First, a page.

Centralising Information: Predicting and Managing the Risk of Pandemics at the WHO
- 791 Downloads
In order to analyse the centralisation of information, the research team went to the SHOC Room of the World Health Organization (WHO) in Geneva, a critical hub through which passes all information destined to managing worldwide epidemic risks. The description of the WHO’s surveillance device for epidemic diseases has brought to our attention the fact that an information becomes ‘alive’ only if seized, translated and transmitted to the next level, which in turn, undertakes the same process, and so on, thus creating a succession of ‘captures’. Furthermore, the socio-technical intermediaries, which are constantly being perfected by technological advancements, have allowed to broaden, in response to the SARS crisis, the notion of risk and to display the emergence of a novel spatiality on the scene of world affairs. This broadening also tampers with temporality. The WHO must now not only come to terms with the ‘during’, but must also invest in the analysis of all potentially sensitise information, such as rumours.
KeywordsWorld Health Organization Member State Avian Influenza Severe Acute Respiratory Syndrome Regional Office
At last we are here, in The Room; the room to which so many researchers, journalists and external experts can only dream of gaining access. It has taken us almost 9 months to get permission to enter, and finally we are able to attend one of the daily morning meetings.1 Caught between the emotion of actually being there and the requirement for confidentiality that has been made quite clear to us (‘nothing that is said in this room may leave the room’), we settle down unobtrusively and listen. No recordings may be made, no notes taken.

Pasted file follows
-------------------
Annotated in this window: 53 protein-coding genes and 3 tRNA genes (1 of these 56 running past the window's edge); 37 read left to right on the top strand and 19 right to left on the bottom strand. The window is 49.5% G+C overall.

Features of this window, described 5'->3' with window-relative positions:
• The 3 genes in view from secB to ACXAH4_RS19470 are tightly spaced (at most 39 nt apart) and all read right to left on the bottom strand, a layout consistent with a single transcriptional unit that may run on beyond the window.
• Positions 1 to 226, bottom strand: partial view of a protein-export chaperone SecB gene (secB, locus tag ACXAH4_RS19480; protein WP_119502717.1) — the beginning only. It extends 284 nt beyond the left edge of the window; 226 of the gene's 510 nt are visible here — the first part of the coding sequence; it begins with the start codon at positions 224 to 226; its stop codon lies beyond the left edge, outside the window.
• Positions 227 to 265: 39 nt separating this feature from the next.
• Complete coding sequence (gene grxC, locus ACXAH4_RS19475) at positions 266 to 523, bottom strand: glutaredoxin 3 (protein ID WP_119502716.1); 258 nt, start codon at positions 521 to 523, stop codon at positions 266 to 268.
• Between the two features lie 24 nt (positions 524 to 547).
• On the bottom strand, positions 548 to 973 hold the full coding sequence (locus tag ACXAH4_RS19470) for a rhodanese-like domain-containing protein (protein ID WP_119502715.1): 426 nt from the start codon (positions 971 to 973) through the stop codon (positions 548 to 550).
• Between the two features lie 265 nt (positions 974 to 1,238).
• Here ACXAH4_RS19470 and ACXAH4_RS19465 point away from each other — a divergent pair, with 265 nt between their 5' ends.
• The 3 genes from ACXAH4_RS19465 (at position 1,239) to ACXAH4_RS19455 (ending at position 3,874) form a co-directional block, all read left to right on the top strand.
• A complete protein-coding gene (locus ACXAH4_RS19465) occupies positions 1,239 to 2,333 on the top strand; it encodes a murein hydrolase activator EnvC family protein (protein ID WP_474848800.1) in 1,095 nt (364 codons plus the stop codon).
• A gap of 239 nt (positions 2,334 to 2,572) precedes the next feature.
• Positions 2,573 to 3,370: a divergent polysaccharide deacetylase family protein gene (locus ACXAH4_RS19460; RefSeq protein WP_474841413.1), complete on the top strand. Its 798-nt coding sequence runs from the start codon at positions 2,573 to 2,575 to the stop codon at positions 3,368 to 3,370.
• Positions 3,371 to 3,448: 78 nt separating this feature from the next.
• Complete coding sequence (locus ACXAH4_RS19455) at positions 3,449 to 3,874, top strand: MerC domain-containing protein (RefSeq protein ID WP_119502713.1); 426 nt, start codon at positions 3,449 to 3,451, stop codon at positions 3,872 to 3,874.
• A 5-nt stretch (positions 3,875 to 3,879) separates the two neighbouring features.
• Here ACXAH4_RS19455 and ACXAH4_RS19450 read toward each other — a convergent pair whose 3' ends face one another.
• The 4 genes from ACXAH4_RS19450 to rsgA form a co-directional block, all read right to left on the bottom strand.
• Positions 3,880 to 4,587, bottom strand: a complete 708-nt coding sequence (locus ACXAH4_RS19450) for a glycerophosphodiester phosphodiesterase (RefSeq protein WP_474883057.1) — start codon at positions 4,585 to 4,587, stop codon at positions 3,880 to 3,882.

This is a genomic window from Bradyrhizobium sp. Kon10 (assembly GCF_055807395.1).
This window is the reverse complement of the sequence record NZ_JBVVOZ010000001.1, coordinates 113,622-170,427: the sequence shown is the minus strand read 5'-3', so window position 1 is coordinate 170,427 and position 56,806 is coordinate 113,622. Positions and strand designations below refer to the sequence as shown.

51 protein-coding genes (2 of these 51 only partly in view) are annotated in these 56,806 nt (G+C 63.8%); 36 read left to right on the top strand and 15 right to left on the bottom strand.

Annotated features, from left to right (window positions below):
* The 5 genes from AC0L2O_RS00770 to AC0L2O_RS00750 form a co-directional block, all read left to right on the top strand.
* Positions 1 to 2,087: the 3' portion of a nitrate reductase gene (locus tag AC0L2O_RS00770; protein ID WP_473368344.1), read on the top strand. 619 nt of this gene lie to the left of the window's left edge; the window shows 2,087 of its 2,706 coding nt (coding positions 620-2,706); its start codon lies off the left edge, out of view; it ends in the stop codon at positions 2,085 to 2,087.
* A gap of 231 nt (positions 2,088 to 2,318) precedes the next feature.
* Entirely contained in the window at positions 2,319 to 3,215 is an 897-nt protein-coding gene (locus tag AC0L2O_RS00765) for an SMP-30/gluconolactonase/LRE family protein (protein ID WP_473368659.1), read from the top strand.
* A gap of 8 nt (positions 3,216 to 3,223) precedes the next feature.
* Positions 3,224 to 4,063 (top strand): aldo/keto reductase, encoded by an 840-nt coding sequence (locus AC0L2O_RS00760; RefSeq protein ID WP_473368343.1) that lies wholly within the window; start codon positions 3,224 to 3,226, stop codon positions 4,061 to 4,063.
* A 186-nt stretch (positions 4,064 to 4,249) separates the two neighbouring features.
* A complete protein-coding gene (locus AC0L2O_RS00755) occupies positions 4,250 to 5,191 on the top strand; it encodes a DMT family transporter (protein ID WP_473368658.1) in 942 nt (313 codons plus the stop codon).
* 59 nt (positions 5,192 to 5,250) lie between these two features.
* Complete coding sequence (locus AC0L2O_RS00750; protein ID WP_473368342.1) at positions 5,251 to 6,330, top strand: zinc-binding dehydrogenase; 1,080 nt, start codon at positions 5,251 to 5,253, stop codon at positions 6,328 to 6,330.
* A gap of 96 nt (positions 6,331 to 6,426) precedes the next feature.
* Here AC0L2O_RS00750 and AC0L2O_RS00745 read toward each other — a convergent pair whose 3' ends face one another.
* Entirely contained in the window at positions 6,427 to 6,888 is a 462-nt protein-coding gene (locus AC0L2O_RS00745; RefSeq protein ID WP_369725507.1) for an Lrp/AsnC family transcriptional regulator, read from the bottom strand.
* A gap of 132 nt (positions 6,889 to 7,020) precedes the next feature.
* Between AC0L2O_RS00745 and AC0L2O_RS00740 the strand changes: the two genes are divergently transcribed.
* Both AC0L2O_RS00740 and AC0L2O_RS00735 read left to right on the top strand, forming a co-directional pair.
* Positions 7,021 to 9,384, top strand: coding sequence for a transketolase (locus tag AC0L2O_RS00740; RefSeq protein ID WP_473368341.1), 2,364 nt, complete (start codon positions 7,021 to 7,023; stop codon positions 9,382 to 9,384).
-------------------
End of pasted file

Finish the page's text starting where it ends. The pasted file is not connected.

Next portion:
Dr A. is in charge of the session. A qualified veterinarian, she is part of the Epidemic Intelligence and Risk Assessment unit. We are in the Upper SHOC Room (Strategic Health Operations Centre) of the World Health Organization (WHO). Opened in May 2004, this room is where any events that might have dramatic epidemic repercussions on a global scale are discussed. With the help of a large screen, Dr A. presented a list (prepared by her team), which was then discussed by the experts assembled round the table. This list contains the situations requiring careful monitoring; some have already been through the verification process and others still need to be verified with the member countries concerned. At the same time, other screens display the geographical location of the countries concerned by the threat and the number of cases declared that day (as well as figures from the preceding days). The discussion determines the cases on which the experts will focus their attention.
Over the following days we continue to follow the observations and discussions. On leaving the building at the end of our few days of research, we are feeling distinctly shaky: the WHO, this international organisation with such a serious reputation and which puts so much effort into disseminating credible information, is essentially following… rumours2!
We have entered into the highly regulated world of the circulation of information in the WHO, in particular into their system for monitoring pandemic diseases. We are able to observe at first hand how the various socio-technical intermediaries are deployed to capture, translate and transform the rumours to produce information, that is to say, identified risks or perhaps even alerts.
2.2 Institutional Framework and Investigation
2.2.1 The Risk of Epidemic and the Role of the WHO